“Expect the worst, but hope for the best” was a phrase I lived by up until relatively recently.

It felt safe to not dream too big, or hope for too much.  You cushion the eventual fall by not fully believing in good things.

I’m sorry, can we read that again?


What the what?  We are NOT called to that.

I was having a conversation with my friend Tim, several months ago, who very wisely put me in my place when I was defaulting to pessimism:

“I disagree when people say, “Don’t get your hopes up.”  Get your hopes up.  Turn that hope into faith.  Hope is all we have to sit on, and faith is all we can do for our part.  So get your hopes up lady.  So what if it falls through, you were living in a wonderful hope the whole time, instead of that expectant reality/facetiousness people seem so eager to prove they contain.  I don’t easily slip into pessimism, so I just ride hope like a horse.”

(it’s good to have friends like this, for the record.)

 Do not, for a second, do yourself (or God for that matter) the disservice in believing that nothing but amazing things are intended for you.  Choose to live in the ‘wonderful hope.’  I PROMISE YOU, the view is better from here.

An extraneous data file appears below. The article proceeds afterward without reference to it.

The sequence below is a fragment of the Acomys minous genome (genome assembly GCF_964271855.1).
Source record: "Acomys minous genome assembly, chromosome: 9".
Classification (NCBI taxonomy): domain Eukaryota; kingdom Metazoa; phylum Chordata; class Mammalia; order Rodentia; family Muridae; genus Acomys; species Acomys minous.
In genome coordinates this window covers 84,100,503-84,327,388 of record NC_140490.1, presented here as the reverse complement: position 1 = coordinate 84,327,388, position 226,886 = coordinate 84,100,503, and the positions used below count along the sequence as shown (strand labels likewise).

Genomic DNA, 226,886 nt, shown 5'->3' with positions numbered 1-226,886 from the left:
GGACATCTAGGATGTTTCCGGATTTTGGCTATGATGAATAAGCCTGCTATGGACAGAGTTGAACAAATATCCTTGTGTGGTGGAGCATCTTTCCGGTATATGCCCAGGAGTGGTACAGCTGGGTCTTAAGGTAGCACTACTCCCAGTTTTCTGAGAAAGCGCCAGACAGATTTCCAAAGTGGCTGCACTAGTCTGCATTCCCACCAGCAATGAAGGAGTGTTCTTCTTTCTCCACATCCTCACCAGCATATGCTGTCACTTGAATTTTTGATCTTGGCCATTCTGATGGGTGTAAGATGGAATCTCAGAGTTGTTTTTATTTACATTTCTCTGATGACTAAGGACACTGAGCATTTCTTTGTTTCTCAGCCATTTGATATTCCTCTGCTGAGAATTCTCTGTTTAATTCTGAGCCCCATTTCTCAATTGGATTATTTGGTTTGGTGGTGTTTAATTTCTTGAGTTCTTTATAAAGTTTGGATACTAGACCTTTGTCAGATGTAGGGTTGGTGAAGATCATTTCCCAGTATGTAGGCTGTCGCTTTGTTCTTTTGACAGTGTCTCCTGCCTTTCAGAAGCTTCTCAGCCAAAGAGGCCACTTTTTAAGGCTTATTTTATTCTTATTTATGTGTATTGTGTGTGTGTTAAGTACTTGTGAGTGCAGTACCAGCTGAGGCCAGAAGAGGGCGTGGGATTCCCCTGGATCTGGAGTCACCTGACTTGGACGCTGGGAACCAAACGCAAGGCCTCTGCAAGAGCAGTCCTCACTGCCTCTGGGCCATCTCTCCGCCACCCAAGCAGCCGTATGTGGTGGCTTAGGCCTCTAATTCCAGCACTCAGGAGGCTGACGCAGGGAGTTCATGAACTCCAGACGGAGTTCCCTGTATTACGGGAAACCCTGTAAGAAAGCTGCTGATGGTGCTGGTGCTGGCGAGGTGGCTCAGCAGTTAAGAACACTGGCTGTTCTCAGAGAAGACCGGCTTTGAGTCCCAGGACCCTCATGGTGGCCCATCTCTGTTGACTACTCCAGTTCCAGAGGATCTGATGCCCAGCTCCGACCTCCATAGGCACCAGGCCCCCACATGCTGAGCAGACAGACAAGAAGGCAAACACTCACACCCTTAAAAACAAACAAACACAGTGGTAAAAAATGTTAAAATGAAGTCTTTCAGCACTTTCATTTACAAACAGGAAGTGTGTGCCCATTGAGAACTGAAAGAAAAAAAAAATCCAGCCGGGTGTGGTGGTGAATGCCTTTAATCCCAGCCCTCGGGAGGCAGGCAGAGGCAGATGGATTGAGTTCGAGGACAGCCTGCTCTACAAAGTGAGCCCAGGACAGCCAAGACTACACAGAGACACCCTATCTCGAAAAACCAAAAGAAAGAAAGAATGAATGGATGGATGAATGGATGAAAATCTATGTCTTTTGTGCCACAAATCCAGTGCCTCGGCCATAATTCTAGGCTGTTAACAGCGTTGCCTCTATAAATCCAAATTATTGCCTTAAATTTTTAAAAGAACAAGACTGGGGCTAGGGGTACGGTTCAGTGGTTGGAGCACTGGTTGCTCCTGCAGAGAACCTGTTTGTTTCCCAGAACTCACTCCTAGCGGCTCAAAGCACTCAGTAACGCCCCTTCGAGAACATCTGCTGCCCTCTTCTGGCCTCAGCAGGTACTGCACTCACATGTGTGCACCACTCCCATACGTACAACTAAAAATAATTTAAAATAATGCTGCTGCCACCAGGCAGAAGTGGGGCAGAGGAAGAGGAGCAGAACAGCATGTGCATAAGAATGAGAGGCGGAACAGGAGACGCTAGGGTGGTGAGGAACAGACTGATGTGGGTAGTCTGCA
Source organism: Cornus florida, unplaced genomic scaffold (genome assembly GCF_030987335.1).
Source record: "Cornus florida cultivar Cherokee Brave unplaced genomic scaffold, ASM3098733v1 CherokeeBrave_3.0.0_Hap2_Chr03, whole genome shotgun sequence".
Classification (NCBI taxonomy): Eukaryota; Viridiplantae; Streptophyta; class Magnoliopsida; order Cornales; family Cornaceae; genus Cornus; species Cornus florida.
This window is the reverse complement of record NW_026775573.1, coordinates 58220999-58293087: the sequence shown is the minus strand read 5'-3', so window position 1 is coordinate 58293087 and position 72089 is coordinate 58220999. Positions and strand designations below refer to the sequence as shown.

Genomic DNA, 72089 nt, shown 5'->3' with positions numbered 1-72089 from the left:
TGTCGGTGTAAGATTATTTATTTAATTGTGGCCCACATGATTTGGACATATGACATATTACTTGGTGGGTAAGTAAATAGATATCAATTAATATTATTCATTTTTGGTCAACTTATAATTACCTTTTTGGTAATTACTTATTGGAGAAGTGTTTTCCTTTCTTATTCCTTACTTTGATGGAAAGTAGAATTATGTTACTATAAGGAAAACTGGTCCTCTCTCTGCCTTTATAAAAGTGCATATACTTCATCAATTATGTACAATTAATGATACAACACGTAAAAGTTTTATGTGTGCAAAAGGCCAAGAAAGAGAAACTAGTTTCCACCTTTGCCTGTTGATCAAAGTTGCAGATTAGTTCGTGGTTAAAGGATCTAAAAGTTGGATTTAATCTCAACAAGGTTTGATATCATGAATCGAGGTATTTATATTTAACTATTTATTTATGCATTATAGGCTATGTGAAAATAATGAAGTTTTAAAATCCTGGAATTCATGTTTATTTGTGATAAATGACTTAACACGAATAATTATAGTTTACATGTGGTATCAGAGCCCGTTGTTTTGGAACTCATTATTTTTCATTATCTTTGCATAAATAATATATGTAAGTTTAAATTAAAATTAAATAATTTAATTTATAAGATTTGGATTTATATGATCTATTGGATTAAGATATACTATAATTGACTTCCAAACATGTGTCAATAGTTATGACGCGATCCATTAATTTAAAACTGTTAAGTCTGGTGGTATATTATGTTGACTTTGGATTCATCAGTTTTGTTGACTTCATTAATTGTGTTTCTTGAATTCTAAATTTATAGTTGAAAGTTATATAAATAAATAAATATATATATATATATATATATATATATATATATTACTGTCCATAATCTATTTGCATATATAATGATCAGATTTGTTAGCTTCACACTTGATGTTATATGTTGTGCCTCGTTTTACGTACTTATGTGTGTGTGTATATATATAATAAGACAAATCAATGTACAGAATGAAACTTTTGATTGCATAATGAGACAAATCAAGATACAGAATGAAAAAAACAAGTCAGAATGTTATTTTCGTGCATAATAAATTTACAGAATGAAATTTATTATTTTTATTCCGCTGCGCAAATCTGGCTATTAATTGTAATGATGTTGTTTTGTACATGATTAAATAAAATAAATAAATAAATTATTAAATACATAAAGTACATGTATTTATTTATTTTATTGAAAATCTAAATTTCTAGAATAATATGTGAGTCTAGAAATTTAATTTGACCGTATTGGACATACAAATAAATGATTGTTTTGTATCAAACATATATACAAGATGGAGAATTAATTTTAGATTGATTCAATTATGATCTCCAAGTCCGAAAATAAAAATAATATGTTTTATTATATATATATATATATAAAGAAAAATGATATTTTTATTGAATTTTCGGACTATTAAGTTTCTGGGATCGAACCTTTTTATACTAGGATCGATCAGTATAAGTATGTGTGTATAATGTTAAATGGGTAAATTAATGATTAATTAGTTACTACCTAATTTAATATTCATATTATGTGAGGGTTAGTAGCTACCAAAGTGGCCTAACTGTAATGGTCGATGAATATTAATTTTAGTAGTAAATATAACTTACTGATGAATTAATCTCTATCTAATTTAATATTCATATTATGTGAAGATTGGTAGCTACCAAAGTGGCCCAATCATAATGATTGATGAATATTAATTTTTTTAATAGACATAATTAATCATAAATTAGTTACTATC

8 thoughts on “Pessimism

  1. It’s my first time commenting so: Hi!
    Your post couldn’t have come more timely for me, really. I’m currently applying for post-grad jobs/internships and after getting my hopes up too high for a few times got discouraged. But looking back at least some of those jobs probably weren’t the best fit for me in the first place. I’ll take your post as inspiration to – yes! – get my hopes up again. It’s true: if we don’t believe in ourselves whom are we trying to convince of our talents?

    • So awesome. It’s almost something you’d need to remind yourself each morning and eventually will become a part of your daily mindset. It’s not worth it to live in discouragement. 😉 Best of luck to you!

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